java sim.UI [exefile][exefile] is the filename of an executable in the Cebollita EXE format. The simulator's loader will load the text and data segments, set up the stack and global pointers appropriately, and jump to the entry point of the program.
The window is split into four panes, which show, respectively:
Each line shows the address and instruction at which a breakpoint was set. Clicking on a breakpoint will "seek" the instruction memory window to the address of the breakpoint.
java sim.Mips a.outTyping "help" will give a list of commands. Here's an overview of what's currently implemented:
|help||Dump a help message.|
|s||Step one instruction|
|r||Run the program|
|trace||Toggle tracing (be verbose)|
|show||Show the machine state|
|sb [addr]||Set a break at the given address|
|db [addr]||Delete a break at the given address|
|lb||List all breakpoints|
|rm [addr]||Read memory at [addr]|
|wm [addr] [value]||Write the memory at [addr] with the given [value]|
|lm [addr] [words]||List [words] of memory starting at [addr]|
System mode: In this mode, the simulator actually manages many of the system services, namely system calls. A set of system calls is provided to perform basic IO, which is all simply handled in software. These are defined below. Beginning users will probably spend most of their time running the simulator in this (default) mode. Most of the details below need not worry them in that case.
Bare mode: In this mode, the simulator is given a "disk image" rather than an executable as an argument. Upon startup, the simulator's "BIOS" loads the OS loader (bootloader) from the given disk image. The bootloader must be able to fit in a single 512 byte block and run in a location independent manner. Its job is to load the OS into low memory. The OS is standard-looking executable and the bootloader can just slam it into memory starting at location zero. (Detail: the OS is linked as if it starts at location 20, because the top 5 words are always the executable descriptor -- the OS can reuse this space later, if it wishes. The OS should have its exception handling routines (trap handler) as the first thing in its text segment. The machine will automatically jump to location 20 on exceptions...) Once the kernel is loaded, the bootloader should jump to its entry point (as specified by the executable) and it's off to the races. In this mode, memory mapped IO is used, and it's the kernel's responsibility to provide system calls to read/write from these addresses to perform IO. If the kernel wishes to load/run other processes, it must manage the base & length registers accordingly to perform address translation for that process.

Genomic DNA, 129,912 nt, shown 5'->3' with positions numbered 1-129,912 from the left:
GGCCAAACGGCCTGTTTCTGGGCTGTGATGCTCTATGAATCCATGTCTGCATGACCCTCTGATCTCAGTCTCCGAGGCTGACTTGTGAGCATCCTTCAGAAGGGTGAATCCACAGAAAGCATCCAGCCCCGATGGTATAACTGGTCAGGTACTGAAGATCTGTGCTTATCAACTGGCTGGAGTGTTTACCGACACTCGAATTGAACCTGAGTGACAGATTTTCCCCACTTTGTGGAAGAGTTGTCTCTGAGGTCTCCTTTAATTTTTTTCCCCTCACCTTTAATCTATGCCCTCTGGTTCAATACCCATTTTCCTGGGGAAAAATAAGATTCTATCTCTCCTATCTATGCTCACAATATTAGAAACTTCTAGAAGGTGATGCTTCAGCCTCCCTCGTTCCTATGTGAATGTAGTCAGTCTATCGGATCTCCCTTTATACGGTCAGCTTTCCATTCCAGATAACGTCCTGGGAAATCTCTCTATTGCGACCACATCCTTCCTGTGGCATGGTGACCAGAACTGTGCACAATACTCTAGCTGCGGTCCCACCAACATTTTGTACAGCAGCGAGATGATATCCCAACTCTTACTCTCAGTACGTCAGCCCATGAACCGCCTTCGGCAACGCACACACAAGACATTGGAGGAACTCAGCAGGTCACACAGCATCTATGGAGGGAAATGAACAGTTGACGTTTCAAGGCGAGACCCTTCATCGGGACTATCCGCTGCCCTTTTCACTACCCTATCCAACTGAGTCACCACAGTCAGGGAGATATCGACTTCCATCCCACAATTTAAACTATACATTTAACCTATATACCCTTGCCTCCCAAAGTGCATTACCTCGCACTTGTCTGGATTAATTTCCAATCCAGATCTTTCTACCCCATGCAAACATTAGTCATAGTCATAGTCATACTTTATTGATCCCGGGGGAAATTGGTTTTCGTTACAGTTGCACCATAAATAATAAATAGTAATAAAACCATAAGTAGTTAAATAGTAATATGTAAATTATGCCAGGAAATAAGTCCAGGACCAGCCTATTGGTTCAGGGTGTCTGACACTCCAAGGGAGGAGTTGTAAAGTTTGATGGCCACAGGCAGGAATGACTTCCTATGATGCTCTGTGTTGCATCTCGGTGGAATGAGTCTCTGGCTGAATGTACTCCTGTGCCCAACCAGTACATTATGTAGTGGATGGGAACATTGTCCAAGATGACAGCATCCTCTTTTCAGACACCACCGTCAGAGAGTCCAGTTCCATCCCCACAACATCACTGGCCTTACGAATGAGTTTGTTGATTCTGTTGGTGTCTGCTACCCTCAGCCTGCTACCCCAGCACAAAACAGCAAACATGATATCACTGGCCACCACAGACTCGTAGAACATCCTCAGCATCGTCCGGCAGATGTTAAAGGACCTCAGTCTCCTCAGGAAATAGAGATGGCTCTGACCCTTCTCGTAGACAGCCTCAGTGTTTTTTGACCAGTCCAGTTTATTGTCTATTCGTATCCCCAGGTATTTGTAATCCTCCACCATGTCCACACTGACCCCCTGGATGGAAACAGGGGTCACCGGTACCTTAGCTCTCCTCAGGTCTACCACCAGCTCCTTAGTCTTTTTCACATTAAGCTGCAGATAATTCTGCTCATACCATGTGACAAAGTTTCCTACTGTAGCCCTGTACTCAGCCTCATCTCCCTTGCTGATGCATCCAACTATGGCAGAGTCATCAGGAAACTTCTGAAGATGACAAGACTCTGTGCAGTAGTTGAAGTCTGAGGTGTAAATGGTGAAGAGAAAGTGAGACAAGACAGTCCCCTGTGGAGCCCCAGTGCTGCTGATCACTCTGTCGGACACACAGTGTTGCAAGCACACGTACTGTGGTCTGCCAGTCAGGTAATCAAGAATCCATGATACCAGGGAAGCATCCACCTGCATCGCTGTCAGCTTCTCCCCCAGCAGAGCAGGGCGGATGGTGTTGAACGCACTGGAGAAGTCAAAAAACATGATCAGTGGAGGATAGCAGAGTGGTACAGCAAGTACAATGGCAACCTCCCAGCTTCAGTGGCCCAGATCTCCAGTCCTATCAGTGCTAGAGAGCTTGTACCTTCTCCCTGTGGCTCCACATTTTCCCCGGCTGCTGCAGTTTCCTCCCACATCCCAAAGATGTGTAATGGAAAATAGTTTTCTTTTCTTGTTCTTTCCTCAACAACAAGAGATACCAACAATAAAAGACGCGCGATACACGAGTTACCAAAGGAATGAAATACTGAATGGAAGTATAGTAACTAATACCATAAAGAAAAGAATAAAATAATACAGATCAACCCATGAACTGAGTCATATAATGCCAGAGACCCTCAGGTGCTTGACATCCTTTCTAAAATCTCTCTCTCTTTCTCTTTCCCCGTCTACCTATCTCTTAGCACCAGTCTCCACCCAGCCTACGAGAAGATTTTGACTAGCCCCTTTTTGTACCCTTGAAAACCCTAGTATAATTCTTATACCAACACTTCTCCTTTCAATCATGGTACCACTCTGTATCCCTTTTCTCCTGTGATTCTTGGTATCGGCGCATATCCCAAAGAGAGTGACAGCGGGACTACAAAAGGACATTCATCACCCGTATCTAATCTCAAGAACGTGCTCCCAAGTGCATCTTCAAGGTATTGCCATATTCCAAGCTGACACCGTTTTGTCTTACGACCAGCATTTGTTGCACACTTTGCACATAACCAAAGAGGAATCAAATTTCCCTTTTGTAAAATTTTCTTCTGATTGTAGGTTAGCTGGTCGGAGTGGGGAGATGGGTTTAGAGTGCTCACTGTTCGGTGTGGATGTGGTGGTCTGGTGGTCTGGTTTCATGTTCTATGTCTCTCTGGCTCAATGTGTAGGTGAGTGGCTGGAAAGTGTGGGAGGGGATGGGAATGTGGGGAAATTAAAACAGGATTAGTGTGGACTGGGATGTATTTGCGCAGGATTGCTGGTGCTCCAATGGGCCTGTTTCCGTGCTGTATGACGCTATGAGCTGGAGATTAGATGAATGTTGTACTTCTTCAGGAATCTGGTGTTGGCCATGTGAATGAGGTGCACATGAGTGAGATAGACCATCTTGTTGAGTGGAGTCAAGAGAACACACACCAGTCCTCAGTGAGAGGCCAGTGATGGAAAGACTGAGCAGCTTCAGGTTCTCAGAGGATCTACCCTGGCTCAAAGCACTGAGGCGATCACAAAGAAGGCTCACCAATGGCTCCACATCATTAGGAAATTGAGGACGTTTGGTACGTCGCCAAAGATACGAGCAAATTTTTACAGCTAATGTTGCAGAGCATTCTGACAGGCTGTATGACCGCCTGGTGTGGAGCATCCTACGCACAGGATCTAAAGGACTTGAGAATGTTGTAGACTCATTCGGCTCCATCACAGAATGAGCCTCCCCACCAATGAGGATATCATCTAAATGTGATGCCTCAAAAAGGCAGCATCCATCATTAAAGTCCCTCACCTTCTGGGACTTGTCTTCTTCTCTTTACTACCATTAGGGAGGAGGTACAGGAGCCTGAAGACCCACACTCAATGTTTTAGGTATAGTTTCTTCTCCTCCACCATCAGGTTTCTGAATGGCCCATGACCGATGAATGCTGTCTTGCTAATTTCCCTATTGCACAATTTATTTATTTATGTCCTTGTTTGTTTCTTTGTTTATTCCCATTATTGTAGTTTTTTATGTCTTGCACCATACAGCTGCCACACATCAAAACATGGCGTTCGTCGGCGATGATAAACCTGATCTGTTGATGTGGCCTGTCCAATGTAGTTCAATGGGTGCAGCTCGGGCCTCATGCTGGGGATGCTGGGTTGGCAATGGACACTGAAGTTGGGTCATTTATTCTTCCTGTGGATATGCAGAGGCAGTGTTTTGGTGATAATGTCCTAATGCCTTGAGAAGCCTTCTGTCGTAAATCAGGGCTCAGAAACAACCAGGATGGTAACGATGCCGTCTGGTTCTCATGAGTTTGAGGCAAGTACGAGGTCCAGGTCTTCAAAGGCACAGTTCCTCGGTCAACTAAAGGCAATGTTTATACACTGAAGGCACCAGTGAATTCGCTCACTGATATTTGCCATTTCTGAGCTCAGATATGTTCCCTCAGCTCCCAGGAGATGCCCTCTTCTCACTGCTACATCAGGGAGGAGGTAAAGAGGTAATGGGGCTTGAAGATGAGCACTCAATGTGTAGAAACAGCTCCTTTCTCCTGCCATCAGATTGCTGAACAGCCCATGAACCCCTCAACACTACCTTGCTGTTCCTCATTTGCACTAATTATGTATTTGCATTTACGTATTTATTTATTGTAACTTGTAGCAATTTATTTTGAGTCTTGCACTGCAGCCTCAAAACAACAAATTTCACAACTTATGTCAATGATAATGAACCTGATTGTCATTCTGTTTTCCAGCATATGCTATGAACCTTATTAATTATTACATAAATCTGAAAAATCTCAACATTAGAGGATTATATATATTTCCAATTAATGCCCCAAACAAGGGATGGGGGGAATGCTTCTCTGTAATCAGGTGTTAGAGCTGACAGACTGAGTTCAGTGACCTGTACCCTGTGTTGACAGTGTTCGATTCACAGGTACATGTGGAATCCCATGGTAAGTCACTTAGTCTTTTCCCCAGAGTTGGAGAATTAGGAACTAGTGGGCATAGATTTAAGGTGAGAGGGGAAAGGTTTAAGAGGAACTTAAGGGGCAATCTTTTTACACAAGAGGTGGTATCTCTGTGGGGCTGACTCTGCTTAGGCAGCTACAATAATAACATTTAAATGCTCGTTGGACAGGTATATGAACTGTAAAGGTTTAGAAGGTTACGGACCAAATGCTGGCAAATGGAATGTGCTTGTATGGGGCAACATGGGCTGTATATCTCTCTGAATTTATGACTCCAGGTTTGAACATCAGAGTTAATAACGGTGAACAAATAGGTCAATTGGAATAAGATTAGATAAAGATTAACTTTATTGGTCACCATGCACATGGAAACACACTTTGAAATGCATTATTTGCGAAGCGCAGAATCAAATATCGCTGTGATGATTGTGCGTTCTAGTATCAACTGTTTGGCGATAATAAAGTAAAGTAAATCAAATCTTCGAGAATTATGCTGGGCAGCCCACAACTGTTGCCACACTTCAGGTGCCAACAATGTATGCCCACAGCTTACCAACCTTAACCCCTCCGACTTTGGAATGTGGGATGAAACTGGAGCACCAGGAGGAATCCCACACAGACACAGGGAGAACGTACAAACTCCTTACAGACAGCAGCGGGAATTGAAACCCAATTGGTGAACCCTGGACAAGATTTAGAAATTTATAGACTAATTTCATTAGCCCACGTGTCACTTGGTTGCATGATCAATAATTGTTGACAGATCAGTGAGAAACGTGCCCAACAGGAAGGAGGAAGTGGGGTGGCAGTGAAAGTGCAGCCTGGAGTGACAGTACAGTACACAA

Memory mapped IO: By default, the machine has a single CharacterDevice, a single BlockDevice, and a single RAM. The ram is 64KB in size, by default. The Character device is connected at address 0x40000000 and the BlockDevice is connected at address 0x40000010. Details of the operation of these devices can be found elsewhere (currently in the JavaDoc). In bare mode, the user has to write code that uses these devices to do IO. In system mode, these devices are typically unused, in favor of doing IO through the system calls. However, depending on the IO interfaces provided to the user, student's can happily write their own memory mapped IO routines for system mode. (Specific documentation
Differences: The MULT and DIV instructions currently do not simulate the HI/LO registers as on a MIPS machine. MULT and DIV are encoded as normal R-type instructions, where the destination register takes the product (or quotient). Users wishing to implement modulus must do simulate the process in software.
R2000 Coprocessor 0: Simulates the coprocessor to some extent, with some differences from a real MIPS machine (base and length registers), the other 4 are the same. Currently reg 12 isn't used...
|read_int||5||integer in $v0|